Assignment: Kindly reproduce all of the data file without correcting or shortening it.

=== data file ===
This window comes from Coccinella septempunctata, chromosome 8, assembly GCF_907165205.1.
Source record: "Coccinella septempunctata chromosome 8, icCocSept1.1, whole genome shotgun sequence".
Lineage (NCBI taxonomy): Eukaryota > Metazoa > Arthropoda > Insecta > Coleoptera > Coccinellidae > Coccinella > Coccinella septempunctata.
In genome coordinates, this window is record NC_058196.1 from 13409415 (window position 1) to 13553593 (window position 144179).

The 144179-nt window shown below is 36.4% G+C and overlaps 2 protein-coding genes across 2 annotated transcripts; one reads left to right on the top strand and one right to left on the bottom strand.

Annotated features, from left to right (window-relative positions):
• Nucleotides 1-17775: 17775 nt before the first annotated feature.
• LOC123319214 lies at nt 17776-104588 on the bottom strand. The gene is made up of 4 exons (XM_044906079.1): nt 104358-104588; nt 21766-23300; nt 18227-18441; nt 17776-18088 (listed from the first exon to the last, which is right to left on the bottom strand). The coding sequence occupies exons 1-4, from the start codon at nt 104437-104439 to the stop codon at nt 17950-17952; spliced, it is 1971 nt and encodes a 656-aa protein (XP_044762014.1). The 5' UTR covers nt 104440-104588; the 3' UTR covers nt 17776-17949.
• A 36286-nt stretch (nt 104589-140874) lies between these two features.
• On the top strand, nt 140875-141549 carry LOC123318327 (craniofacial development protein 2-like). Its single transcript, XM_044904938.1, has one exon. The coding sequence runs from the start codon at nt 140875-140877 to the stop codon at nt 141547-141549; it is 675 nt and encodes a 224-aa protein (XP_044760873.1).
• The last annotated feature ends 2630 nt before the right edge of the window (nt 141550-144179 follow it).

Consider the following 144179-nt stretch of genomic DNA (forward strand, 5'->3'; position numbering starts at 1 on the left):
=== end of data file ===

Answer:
This window comes from Coccinella septempunctata, chromosome 8, assembly GCF_907165205.1.
Source record: "Coccinella septempunctata chromosome 8, icCocSept1.1, whole genome shotgun sequence".
Lineage (NCBI taxonomy): Eukaryota > Metazoa > Arthropoda > Insecta > Coleoptera > Coccinellidae > Coccinella > Coccinella septempunctata.
In genome coordinates, this window is record NC_058196.1 from 13409415 (window position 1) to 13553593 (window position 144179).

The 144179-nt window shown below is 36.4% G+C and overlaps 2 protein-coding genes across 2 annotated transcripts; one reads left to right on the top strand and one right to left on the bottom strand.

Annotated features, from left to right (window-relative positions):
• Nucleotides 1-17775: 17775 nt before the first annotated feature.
• LOC123319214 lies at nt 17776-104588 on the bottom strand. The gene is made up of 4 exons (XM_044906079.1): nt 104358-104588; nt 21766-23300; nt 18227-18441; nt 17776-18088 (listed from the first exon to the last, which is right to left on the bottom strand). The coding sequence occupies exons 1-4, from the start codon at nt 104437-104439 to the stop codon at nt 17950-17952; spliced, it is 1971 nt and encodes a 656-aa protein (XP_044762014.1). The 5' UTR covers nt 104440-104588; the 3' UTR covers nt 17776-17949.
• A 36286-nt stretch (nt 104589-140874) lies between these two features.
• On the top strand, nt 140875-141549 carry LOC123318327 (craniofacial development protein 2-like). Its single transcript, XM_044904938.1, has one exon. The coding sequence runs from the start codon at nt 140875-140877 to the stop codon at nt 141547-141549; it is 675 nt and encodes a 224-aa protein (XP_044760873.1).
• The last annotated feature ends 2630 nt before the right edge of the window (nt 141550-144179 follow it).

Consider the following 144179-nt stretch of genomic DNA (forward strand, 5'->3'; position numbering starts at 1 on the left):